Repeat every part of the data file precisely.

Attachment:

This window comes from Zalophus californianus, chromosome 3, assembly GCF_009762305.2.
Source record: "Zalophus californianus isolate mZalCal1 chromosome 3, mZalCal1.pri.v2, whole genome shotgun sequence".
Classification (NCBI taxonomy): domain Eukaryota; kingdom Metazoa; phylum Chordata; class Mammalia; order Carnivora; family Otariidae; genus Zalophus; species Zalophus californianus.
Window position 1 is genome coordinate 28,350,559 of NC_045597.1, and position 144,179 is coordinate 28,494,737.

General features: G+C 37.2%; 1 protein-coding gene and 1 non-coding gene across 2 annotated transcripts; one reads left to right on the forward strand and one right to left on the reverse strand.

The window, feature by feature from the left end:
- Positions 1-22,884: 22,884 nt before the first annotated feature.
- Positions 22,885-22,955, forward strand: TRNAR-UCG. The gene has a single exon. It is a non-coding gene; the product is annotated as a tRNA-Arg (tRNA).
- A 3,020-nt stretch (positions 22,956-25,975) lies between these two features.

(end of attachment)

This window comes from Zalophus californianus, chromosome 3, assembly GCF_009762305.2.
Source record: "Zalophus californianus isolate mZalCal1 chromosome 3, mZalCal1.pri.v2, whole genome shotgun sequence".
Classification (NCBI taxonomy): domain Eukaryota; kingdom Metazoa; phylum Chordata; class Mammalia; order Carnivora; family Otariidae; genus Zalophus; species Zalophus californianus.
Window position 1 is genome coordinate 28,350,559 of NC_045597.1, and position 144,179 is coordinate 28,494,737.

General features: G+C 37.2%; 1 protein-coding gene and 1 non-coding gene across 2 annotated transcripts; one reads left to right on the forward strand and one right to left on the reverse strand.

The window, feature by feature from the left end:
- Positions 1-22,884: 22,884 nt before the first annotated feature.
- Positions 22,885-22,955, forward strand: TRNAR-UCG. The gene has a single exon. It is a non-coding gene; the product is annotated as a tRNA-Arg (tRNA).
- A 3,020-nt stretch (positions 22,956-25,975) lies between these two features.